How Do You Know if a Future Career is Right for You? Try it Out!

October 24, 2018
Elena M. SanchezDirection Finding

There are some people that know, from their first day of kindergarten, exactly what they want to be when they grown up. They declare, “I want to be a marine biologist!” on their first day of school (the number one career choice of all fellow dolphin lovers when I was in fifth grade), go through their educational career focusing on natural sciences, and then happily live out their days at a research station on the coast. Most people, however, either have no clue what they want to be or they want to be 200 different things and aren’t sure how to whittle that number down.  

Just like choosing a college to attend or city to move to, the best way to know if a career is right for you is to try it out first. How can you do this?  It’s not plausible to have 20 different, in-depth internships so check out the following things you can do in addition when deciding which career path is right for you.

Do your research

If you’re a student, you probably already have some pretty nifty research skills. Use those in the search for your ideal career! To start, get organized before you even begin. Make a spreadsheet with columns titled ‘Job Title’, ‘Organization Name’, ‘Pros’, ‘Cons’, ‘More Information’, and ‘Contact Person’. Feel free to add any other categories that might be important to you. This way, as you begin researching, you’ll have somewhere to put any interesting information you find instead of leaving 35 tabs open on your browser for the next week.

If you just want to learn the basics about a variety of careers, you can start off by looking at the ‘Occupational Outlook Handbook’. It’s available for free online and contains a wealth of information like the median pay, entry-level education needed, and projected growth rate for the future. There are also plenty of books available that have similar career descriptions and information like this (check your library). Once you have a little list started of your top options, continue gathering information about them. You can check specific association websites for particular professions. For example, if physical therapy interests you, the American Physical Therapy Association website has FAQs and a video providing more information.

All of this basic information is important, but it’s not exactly personal. Once you think you’ve found a job title that interests you, use all of the different platforms at your disposal to learn as much about it as you can. There will undoubtedly be blogs, articles, and YouTube videos made by professionals working in the career of your choice. Searching for ‘A day in the life of an occupational therapist’ on YouTube, for example, brings up personalized accounts outlining people’s schedules, workplaces and more.  It’s nice to watch these and have a clearer mental image of how this career might look for you on a day-to-day basis.

Reach out to people

Now that you’ve done your research and know what careers interest you, find people that work in those careers near you and reach out to them. A site like LinkedIn may be the first option that comes to mind. However, if you’re a college student, it’s unlikely that you have an expansive professional network and if you’re a high school student it’s unlikely you’ve even made an account yet. Before thinking this isn’t helpful for you, remember your own personal network. Ask a parent, older cousin, teacher, professor, or family friend if they know anyone who works in one of the careers that interests you. If you’re a college student don’t hesitate to check the alumni network. Usually this information is available either at a career services office or on their website. You’ve probably heard of a cold emailing, but the benefit of going through your network first is sending out more of a “lukewarm” email. People will generally be really inclined to help you out on your hunt for information, but knowing you through a mutual connection or an alma mater gives it that extra something. Regardless of how you’re finding people, make sure you add their name and contact information to that spreadsheet you started so you can go back to it.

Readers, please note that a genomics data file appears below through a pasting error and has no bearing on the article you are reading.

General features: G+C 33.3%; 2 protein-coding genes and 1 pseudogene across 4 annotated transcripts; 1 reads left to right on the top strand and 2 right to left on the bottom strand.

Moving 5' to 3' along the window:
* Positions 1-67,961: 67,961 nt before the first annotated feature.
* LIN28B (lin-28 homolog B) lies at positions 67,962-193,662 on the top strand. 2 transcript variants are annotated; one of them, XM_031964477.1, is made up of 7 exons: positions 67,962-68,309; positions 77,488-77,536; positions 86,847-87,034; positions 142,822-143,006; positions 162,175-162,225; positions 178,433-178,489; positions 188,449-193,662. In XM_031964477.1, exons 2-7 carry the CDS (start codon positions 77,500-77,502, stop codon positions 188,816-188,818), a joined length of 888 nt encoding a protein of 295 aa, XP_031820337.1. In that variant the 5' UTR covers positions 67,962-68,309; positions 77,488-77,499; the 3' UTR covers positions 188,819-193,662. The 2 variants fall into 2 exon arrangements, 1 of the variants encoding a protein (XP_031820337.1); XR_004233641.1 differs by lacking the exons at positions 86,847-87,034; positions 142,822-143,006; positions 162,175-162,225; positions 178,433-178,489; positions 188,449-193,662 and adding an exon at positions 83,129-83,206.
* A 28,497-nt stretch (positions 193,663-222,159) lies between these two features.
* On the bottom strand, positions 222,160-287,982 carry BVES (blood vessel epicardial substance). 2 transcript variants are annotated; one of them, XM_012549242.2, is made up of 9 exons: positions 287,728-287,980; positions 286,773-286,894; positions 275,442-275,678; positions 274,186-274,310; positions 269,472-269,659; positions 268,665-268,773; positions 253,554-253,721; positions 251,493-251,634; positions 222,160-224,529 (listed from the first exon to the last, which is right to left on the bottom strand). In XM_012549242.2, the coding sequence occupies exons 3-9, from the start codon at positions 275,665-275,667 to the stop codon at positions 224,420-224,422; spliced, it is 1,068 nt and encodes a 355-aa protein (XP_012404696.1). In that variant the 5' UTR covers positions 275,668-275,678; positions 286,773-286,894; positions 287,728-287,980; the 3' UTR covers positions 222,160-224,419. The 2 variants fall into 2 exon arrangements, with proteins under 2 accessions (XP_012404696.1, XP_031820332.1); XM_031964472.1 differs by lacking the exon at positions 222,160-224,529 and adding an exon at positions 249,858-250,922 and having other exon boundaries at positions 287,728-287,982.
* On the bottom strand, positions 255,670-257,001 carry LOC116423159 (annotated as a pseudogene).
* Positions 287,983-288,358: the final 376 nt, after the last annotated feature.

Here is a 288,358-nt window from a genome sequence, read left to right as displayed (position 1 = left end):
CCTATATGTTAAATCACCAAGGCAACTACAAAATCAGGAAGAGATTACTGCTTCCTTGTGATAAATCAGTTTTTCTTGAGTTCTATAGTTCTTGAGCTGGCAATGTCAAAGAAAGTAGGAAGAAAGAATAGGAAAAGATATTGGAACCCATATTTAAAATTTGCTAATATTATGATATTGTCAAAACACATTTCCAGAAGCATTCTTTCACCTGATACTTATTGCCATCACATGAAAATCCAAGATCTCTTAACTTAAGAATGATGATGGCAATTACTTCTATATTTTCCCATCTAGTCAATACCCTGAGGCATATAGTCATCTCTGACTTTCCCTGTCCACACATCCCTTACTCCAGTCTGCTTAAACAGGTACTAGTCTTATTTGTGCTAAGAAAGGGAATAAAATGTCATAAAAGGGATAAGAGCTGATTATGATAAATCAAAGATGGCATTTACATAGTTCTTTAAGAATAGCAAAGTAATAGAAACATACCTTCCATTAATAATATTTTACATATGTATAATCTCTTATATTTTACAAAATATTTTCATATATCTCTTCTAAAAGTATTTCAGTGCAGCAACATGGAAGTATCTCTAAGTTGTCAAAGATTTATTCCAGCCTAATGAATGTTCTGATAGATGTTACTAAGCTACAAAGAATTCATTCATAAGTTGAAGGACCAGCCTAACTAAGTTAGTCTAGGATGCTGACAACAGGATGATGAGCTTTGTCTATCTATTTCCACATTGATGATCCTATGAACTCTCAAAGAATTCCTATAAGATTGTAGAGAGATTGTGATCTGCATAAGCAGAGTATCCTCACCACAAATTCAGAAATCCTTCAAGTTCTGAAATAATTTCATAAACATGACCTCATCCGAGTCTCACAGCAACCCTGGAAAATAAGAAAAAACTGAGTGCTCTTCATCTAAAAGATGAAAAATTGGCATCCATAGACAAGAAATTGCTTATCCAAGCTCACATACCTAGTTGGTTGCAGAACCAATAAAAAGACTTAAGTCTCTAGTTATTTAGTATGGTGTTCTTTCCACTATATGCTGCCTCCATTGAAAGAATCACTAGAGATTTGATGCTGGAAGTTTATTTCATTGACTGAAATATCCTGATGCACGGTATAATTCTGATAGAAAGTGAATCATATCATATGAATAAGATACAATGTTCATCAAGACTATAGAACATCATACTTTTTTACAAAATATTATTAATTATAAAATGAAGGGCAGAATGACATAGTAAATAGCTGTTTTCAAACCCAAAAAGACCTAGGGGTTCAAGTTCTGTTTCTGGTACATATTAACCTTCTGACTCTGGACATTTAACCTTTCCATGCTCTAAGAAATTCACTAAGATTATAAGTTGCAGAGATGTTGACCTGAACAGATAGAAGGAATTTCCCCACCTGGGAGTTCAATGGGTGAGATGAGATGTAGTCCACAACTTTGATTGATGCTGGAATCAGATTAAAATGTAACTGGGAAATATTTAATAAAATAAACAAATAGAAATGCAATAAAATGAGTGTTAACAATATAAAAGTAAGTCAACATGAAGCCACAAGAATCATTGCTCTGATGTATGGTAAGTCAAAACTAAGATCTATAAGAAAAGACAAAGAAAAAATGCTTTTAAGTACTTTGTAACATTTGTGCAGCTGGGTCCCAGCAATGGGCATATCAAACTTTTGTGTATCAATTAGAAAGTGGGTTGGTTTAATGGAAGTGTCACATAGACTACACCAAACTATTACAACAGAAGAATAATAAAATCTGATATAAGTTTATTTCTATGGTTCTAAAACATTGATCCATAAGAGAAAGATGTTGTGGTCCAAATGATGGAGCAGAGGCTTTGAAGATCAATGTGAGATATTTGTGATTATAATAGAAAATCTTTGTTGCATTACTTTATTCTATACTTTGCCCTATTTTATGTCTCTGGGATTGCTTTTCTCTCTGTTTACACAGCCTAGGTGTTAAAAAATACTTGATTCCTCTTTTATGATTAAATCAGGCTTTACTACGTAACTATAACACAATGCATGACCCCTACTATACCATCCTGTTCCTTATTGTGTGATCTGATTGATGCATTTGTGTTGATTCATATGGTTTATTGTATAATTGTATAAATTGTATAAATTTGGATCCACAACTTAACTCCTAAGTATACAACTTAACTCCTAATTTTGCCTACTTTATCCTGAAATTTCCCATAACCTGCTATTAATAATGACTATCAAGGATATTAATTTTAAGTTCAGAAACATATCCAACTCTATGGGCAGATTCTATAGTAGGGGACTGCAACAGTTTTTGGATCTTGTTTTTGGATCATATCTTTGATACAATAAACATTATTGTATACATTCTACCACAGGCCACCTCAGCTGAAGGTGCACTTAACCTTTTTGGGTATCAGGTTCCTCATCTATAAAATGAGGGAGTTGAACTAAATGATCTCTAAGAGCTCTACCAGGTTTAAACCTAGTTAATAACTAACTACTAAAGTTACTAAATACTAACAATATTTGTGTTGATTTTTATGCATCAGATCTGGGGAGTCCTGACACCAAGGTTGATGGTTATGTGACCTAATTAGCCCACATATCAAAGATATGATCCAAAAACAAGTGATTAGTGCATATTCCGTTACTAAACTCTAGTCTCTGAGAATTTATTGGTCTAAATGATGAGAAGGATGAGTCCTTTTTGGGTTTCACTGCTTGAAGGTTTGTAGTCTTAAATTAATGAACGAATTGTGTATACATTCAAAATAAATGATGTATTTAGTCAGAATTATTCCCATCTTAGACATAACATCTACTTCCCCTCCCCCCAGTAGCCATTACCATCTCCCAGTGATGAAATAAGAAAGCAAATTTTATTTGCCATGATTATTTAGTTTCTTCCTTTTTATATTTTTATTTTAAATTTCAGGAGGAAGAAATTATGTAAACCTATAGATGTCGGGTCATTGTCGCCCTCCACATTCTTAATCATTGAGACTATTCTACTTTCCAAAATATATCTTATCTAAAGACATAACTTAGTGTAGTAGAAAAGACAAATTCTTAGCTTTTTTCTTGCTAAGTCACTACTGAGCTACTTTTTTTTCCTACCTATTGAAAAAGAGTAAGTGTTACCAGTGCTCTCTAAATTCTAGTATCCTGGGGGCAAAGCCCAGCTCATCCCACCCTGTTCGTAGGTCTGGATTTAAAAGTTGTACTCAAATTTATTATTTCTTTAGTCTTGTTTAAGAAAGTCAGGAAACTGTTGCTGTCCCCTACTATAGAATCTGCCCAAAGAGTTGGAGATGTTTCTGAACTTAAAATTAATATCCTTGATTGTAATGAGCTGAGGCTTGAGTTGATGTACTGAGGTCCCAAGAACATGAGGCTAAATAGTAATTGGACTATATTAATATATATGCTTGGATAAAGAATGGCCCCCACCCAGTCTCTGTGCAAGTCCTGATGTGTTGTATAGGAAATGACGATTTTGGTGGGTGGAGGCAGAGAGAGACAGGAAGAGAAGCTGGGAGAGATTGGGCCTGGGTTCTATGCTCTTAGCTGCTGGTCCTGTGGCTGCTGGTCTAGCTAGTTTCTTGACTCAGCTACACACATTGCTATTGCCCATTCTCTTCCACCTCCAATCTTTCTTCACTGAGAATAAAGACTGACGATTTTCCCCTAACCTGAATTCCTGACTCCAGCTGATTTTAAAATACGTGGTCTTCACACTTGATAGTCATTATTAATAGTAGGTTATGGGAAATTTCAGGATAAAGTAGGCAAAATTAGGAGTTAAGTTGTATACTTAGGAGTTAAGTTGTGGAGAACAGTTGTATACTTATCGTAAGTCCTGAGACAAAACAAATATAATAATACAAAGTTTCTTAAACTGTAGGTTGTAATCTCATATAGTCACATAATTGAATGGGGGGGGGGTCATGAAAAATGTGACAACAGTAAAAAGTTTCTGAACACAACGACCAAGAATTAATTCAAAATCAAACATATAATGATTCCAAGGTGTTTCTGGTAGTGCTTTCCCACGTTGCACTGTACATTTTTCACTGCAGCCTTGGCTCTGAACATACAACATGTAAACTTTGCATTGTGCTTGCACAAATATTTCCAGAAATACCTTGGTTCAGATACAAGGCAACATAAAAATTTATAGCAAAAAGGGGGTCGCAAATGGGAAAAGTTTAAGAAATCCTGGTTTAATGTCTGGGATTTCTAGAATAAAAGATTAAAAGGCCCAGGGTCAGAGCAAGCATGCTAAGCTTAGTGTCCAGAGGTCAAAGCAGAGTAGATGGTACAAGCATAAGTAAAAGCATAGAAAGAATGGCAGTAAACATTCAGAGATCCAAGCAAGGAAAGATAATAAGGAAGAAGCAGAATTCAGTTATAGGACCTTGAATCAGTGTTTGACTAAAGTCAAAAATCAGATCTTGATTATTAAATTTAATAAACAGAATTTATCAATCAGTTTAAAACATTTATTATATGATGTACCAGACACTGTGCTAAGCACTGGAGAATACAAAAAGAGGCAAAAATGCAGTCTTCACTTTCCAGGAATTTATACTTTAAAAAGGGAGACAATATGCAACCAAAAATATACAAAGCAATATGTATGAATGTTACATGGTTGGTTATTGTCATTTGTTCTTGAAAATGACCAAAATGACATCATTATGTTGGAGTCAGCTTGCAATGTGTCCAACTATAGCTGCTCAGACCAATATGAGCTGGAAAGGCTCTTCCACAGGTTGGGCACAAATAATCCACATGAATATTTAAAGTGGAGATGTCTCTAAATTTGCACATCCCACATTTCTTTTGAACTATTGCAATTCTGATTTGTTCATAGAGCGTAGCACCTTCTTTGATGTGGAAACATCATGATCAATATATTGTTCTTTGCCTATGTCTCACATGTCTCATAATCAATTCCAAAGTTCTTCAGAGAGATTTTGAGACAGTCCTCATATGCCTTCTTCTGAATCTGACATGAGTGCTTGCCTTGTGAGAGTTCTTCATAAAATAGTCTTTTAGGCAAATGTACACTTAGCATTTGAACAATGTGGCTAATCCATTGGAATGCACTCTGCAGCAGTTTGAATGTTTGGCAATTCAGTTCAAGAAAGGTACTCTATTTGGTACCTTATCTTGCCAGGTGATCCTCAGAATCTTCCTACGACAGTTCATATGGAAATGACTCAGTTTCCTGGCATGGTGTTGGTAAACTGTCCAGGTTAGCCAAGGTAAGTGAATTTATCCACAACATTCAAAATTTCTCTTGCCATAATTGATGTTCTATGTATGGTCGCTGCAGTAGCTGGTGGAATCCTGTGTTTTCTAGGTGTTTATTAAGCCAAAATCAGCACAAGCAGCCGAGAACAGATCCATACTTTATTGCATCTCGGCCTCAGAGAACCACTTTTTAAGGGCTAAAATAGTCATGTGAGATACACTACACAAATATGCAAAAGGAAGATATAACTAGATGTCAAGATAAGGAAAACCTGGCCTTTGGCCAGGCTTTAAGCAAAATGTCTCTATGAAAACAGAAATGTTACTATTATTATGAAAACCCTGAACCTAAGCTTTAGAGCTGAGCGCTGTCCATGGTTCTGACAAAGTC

If you are sending a cold email to someone (when you reach out without any prior contact or connections), do the following things to increase your chances of getting a positive response:

  • Don’t just send them a list of questions. It’s better to establish contact and then ask if you may either send them some of your questions, set up a phone call, or even set up a meeting.  Imagine if someone you’d never met before sent you a list of time-consuming questions out of the blue.
  • Do some research about this person before reaching out to them. Find out what you can about their career history or specializations that way your email is more personal.
  • Keep it short and put the most important information at the top.  I would state that you’re a student and your objectives of the email first thing. This email is probably going to be floating in a full inbox and it’s not very efficient if they have to read through paragraphs about your entire school career before getting to the main point of the email.